Understanding Psychosomatic Disorders with Dr. Rochelle Suri

Every month, 10% of incoming AIIMS patients suffer from psychosomatic disorders, according to The Quint. While 10% may not sound like too much, the long term consequences for such conditions are detrimental and need to be understood by paying attention to the connection between one’s body and mind. 

Dr. Rochelle Suri (PhD, MFT) breaks down psychosomatic disorders for a lay person by providing an example of what so many of us experience but do not understand, before delving into the details of what needs to be done. Awareness and education are key in our journey towards leading healthy lives, so read on to learn more. 

Tanya, a 22-year-old college graduate, had been suffering from severe abdominal discomfort and spasms, since the last 10 years. Having gone through every medical and alternative treatment, such as an endoscopy, colonoscopy, Ayurveda, Acupuncture, traditional healing, including working with medical diagnoses of Irritable Bowel Syndrome and Endometriosis,

Tanya struggled with intermittent abdominal pain and bloating, several times a month.

Medically, Tanya was all in the clear and there was no legitimate explanation for her pain which would increase with time. Having given up all hope on ever feeling better, she decided to give psychotherapy a try; her doctor had suggested the possibility of a connection between her physical discomfort and psychological stress.

Through her sessions, Tanya uncovered trauma in her childhood, particularly to do with her abusive relationship with her father. Using a combination of talk therapy and somatic psychology, Tanya discovered she was sexually abused as a child. Unfortunately, she unearthed disturbing memories of her father, which she had repressed, a coping mechanism most people use, as a way to deal with and navigate the emotional pain. It was when she was able to understand, accept and resolve these memories, through intensive therapy sessions, that Tanya no longer struggled with the abdominal pain.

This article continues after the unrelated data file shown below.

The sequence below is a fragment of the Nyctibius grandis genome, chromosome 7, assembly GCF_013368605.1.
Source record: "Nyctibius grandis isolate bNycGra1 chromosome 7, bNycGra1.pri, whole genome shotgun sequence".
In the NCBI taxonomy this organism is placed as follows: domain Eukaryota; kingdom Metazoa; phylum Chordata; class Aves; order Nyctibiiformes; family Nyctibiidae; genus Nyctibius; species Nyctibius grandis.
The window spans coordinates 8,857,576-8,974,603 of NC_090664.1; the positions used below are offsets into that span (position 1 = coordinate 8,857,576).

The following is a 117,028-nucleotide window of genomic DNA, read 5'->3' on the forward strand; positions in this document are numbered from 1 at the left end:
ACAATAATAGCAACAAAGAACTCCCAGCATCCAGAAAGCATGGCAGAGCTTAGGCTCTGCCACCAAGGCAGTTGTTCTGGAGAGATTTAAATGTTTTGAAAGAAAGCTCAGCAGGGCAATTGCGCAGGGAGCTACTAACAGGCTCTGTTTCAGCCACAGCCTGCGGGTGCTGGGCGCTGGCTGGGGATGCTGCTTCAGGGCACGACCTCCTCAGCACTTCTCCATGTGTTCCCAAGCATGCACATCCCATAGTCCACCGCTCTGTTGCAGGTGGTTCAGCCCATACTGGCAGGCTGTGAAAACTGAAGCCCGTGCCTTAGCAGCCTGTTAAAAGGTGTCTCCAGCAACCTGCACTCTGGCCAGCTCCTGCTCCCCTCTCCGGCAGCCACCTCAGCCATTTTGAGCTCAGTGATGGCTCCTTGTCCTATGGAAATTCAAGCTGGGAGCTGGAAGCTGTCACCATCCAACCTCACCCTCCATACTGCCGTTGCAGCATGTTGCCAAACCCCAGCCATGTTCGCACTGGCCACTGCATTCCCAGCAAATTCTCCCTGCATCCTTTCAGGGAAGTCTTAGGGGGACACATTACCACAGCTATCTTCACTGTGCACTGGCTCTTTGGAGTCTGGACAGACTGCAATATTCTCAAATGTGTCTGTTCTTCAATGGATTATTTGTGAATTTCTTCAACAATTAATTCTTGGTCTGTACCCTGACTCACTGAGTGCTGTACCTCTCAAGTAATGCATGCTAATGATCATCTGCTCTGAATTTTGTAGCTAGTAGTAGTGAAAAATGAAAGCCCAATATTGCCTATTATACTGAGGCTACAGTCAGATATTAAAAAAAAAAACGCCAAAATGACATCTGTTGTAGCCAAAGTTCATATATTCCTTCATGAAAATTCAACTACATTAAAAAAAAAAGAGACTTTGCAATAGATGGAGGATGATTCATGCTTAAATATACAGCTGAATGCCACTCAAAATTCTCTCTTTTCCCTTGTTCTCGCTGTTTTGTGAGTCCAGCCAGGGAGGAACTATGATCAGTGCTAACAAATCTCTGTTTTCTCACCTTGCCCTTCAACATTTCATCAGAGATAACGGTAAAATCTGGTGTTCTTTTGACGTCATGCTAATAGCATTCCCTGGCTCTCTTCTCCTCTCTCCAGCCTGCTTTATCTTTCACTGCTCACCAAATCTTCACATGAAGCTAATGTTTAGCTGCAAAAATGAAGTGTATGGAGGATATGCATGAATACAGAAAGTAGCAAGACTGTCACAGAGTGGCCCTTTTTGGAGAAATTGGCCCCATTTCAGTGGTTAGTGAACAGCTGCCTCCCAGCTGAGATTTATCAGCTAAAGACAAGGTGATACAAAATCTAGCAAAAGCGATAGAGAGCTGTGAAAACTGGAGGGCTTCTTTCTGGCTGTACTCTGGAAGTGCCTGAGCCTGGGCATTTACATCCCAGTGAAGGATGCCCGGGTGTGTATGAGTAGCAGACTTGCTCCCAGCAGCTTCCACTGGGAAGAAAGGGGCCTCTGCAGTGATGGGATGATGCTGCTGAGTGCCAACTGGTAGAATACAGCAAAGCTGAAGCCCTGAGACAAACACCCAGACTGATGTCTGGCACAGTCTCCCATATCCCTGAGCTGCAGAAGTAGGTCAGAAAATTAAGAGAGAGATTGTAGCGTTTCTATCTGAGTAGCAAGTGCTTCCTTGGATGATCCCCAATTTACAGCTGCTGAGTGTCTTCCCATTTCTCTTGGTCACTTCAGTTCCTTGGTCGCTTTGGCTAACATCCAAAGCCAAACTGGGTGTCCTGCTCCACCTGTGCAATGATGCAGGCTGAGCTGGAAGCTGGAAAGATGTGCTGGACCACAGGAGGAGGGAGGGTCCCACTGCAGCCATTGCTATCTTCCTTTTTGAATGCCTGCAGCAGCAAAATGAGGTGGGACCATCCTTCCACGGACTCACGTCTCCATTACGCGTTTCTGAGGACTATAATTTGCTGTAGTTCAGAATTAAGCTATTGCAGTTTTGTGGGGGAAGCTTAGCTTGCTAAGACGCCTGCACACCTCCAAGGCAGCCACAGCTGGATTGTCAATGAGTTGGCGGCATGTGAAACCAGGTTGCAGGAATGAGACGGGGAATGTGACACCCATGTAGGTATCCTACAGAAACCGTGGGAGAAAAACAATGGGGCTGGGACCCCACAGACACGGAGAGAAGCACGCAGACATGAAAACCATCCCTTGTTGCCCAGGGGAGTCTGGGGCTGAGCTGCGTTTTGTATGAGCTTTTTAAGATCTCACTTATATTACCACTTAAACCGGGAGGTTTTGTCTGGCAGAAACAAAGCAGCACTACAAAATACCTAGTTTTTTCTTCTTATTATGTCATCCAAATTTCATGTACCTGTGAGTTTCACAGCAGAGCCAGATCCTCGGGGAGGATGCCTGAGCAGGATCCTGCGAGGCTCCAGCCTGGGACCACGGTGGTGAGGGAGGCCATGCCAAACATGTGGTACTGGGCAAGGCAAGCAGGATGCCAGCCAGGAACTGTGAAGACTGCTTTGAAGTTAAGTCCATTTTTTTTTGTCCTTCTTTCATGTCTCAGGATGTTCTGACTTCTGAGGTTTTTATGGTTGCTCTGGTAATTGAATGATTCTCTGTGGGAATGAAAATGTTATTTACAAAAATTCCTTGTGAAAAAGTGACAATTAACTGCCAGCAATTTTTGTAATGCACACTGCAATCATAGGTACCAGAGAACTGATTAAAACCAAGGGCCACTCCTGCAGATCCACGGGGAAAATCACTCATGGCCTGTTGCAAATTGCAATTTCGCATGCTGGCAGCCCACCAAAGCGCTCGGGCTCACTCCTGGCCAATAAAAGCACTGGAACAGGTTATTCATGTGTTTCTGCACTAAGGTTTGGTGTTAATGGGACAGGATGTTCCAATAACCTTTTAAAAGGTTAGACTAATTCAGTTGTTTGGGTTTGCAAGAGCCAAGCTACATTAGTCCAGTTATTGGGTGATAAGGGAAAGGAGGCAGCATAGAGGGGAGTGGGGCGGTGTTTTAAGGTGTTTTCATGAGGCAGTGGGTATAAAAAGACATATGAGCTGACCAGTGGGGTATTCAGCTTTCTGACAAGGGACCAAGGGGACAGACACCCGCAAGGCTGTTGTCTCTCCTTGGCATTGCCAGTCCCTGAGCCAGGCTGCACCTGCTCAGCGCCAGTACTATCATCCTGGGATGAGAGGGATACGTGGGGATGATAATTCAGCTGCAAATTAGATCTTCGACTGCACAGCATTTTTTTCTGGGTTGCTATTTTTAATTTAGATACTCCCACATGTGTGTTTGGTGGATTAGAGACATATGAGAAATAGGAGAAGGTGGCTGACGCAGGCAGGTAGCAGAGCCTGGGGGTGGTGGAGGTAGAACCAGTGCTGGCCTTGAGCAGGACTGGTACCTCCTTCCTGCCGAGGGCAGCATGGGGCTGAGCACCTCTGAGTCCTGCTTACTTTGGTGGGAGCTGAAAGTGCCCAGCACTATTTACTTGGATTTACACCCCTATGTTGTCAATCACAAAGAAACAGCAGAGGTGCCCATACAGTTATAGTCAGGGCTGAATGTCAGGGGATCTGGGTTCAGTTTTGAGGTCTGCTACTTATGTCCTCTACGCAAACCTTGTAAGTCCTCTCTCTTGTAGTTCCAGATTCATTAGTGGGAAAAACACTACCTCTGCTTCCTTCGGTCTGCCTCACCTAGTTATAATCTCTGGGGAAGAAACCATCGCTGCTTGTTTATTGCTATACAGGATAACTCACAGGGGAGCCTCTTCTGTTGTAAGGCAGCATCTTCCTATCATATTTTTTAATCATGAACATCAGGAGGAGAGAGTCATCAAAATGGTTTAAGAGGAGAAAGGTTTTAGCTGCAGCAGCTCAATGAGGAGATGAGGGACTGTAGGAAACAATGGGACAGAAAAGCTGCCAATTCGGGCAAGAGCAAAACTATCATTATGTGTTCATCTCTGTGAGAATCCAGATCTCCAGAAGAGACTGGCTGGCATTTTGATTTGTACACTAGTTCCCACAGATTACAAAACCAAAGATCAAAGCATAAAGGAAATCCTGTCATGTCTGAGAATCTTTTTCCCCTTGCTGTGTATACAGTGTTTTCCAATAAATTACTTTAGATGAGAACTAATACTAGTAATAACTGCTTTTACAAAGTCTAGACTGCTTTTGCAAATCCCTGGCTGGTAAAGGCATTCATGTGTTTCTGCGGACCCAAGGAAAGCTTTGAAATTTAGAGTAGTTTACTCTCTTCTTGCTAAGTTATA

The above case example is reflective of a psychological condition referred to as Psychosomatic Illness. While Anxiety, Clinical Depression, Mood Disorders and other Psychotic Disorders are commonly diagnosed, Psychosomatic Disorders or Illness, is generally overlooked. According to Reber, Allen and Reber (2009), “Psychosomatic Disorders is a general label used for any disorder with somatic (bodily) manifestations that are assumed to have at least a partial cognitive and emotional aetiology, i.e. that are to some degree psychological”, or related to mental and emotional stress. 

In most people, Psychosomatic Disorders manifest as recurrent headaches, heart palpitations, excessive sweating, physiological pain, various skin diseases, gastrointestinal disturbances and nausea. It can also manifest in several sexual dysfunctions, which include, but are not limited to, amenorrhea, debilitating menstrual cramps, erectile dysfunction, etc. Psychosomatic Illness are not considered life threatening conditions, but chronic symptoms can lead to Major Depression or suicidal thoughts. 

While there are no exact causes for Psychosomatic Disorders, some theories have been established, which strongly suggest a correlation between psychological stress and physiological medical conditions. One theory states that an individual’s overall personality, such as someone who is highly anxious or generally stressed, can experience Psychosomatic Illness. Another theory links an individual’s lifestyle (eg: people who have high pressure jobs) to the disorder. Yet another theory suggests that Psychosomatic Disorders can manifest due to a heightened reaction to substances (eg: allergies that can be stimulated by foreign substances, but experienced or manifested differently, depending on psychological factors). Finally, it is also believed that Psychosomatic Illnesses have a genetic component. Psychosomatic disorders present differently in genders and other populations. For instance, women often report abdominal bloating, fatigue and irritability, while men often experience muscular pain, hypertension and change in their sex drive. 

On a final note, a common misnomer is that psychosomatic conditions are imaginary or created to use as an excuse to avoid personal tasks and responsibilities. However, physical symptoms of psychosomatic conditions are real and should be approached with seriousness and concern; they require treatment just as any other illness would. Hence, it is critical that one seeks psychological assistance or psychotherapy, to address such concerns, after first ruling out any organic or medical causes for the symptoms.

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